"THE BEST LITTLE ART WALK IN TOWN" Not Merely Descriptive of Art Exhibitions, Says TTAB
The Board reversed a Section 2(e)(1) refusal to register the mark THE BEST LITTLE ART WALK IN TOWN, finding it not merely descriptive of "Art exhibitions; organizing cultural and arts events." Consumers would perceive the oxymoronic combination of BEST and LITTLE to be not merely laudatory, but instead would view the mark as unitary, alluding to the well-know musical and motion picture
The Examining Attorney relied on dictionary definitions in contending that the mark is descriptive of the quality, feature and characteristics of Applicant’s art exhibitions: i.e., "applicant provides art exhibitions and events in the form of ‘art walks’ superior in character and quality to other similar events in town, which can be seen in a relatively short period of time."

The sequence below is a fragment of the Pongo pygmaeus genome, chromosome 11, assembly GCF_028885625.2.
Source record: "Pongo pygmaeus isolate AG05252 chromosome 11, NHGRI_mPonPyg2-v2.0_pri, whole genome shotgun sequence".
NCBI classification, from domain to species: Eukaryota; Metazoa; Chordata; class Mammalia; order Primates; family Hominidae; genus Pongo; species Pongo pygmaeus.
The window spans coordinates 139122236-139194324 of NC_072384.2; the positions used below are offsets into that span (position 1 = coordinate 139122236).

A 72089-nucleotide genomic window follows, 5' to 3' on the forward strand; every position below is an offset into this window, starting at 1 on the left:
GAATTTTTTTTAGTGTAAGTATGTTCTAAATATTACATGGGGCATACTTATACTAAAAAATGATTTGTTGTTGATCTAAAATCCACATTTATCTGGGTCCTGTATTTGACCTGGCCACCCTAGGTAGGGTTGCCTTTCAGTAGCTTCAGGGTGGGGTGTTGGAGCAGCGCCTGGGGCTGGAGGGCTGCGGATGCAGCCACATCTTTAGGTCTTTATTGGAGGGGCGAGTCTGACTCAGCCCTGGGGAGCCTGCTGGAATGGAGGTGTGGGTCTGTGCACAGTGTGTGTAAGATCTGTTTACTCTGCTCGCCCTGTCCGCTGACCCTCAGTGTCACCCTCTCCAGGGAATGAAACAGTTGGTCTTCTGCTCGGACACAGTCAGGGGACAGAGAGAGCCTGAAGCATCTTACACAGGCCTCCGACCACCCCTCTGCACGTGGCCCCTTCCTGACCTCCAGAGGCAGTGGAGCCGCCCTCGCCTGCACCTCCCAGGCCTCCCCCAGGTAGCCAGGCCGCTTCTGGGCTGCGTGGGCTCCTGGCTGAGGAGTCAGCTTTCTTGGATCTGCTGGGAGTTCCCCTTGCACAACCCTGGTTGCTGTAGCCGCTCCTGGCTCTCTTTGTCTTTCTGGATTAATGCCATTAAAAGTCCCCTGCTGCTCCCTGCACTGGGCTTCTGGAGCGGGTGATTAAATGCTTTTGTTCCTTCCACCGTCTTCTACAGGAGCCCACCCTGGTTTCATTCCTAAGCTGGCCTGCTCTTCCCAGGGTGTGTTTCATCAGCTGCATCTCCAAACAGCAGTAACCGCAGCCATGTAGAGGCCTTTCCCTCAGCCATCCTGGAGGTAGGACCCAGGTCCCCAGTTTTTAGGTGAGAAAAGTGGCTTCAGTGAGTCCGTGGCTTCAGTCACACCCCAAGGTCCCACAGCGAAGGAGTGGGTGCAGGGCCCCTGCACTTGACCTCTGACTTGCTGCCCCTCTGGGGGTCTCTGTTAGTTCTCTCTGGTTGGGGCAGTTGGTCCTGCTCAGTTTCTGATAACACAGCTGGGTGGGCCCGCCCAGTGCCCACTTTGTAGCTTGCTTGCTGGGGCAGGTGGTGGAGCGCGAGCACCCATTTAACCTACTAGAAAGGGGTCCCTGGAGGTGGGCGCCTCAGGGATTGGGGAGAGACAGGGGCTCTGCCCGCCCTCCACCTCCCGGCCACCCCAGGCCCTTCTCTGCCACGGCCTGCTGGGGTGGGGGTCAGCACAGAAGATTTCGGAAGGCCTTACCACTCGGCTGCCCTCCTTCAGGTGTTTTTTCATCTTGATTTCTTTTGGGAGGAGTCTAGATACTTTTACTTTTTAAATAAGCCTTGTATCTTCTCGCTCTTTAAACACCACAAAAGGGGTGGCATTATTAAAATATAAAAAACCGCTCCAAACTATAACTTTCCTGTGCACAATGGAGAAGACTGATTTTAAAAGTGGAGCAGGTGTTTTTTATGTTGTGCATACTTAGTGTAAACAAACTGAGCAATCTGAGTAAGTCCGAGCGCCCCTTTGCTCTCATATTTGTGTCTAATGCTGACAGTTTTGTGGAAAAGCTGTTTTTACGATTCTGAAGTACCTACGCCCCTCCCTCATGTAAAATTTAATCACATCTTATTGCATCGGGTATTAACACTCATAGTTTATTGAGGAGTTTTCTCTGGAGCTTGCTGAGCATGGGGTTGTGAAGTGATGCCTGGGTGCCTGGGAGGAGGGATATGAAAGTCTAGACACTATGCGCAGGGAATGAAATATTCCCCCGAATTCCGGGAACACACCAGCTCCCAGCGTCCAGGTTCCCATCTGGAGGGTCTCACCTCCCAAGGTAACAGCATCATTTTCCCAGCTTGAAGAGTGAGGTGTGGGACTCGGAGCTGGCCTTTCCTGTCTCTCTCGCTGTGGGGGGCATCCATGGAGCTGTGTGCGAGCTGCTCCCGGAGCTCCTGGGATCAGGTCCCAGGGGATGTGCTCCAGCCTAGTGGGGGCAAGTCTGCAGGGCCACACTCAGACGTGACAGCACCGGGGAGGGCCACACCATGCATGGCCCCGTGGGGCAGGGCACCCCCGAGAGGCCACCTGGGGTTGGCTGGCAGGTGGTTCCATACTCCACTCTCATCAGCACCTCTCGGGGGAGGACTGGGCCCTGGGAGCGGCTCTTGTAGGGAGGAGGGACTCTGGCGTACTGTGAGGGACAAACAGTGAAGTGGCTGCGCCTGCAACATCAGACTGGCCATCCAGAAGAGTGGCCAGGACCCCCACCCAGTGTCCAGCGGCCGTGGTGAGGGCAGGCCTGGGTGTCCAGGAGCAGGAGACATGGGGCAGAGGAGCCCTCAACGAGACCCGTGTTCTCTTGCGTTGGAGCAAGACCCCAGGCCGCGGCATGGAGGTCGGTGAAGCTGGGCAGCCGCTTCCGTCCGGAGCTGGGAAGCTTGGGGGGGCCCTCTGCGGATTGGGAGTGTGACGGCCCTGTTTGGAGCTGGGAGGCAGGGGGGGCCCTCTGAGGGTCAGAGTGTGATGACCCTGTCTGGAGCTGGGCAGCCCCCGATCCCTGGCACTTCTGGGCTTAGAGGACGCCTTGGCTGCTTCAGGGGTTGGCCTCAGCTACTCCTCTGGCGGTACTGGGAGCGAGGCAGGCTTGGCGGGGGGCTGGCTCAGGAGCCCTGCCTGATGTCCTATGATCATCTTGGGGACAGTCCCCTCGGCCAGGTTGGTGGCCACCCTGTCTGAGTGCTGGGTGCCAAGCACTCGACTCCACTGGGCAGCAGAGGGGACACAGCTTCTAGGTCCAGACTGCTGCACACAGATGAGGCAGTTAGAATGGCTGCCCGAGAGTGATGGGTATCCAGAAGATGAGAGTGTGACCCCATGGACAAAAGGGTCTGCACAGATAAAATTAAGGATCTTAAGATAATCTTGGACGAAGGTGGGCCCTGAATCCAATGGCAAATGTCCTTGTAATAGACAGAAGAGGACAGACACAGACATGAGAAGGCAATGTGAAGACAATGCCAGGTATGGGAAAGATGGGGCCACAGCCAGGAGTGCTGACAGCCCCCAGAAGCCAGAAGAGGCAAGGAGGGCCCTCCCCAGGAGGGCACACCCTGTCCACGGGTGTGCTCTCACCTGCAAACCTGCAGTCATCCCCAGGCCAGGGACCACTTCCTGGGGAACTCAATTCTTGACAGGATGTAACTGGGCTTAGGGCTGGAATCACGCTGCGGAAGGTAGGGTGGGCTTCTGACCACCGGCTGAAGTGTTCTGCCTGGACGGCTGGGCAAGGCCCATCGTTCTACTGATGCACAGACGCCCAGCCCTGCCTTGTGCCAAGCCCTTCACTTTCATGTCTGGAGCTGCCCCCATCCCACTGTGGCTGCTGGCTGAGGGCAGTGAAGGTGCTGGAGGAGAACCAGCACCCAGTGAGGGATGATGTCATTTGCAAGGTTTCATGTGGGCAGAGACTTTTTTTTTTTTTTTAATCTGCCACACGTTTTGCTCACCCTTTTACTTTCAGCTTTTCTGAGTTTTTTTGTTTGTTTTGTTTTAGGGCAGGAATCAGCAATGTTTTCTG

The Board, however, ruled that the mark is unitary, and therefore that the examining attorney had improperly dissected the mark. It agreed with the Applicant that the mark is an "oxymoronic connotation" that raises it above the merely descriptive. Any laudatory aspect of BEST is "diminished by the notion that the event is LITTLE." The Board agreed that the "selfdeprecating" word LITTLE provides a connotation that directly contrasts with BEST." And vice versa. [I'm not buying this argument - ed.]
The Board was particularly impressed by the fact that the mark parallels the title of the well-known Broadway musical "The Best Little Whorehouse in Texas" Given the vast exposure of that title to the public, the parallel between the applied-for mark and the title would be obvious.
Applicant pointed to six other registrations with similar parallels to the title. [Not included was my common law mark, "The Best Little TTABloghouse on the Internet" - ed.]. Even most of the evidence submitted by the PTO showed that third parties have adopted and used names based on that title.
The Board therefore concluded that the mark as a while is not merely descriptive. Instead, it is akin to the "Polly Pitcher" mark, which was recognized to be more suggestive of "Molly Pitcher of Revolutionary time" than descriptive of polyethylene.
And so the Board reversed the refusal, further observing that, because the mark is unitary, disclaimer of the term ART WALK is not required.
Text Copyright John L. Welch 2012.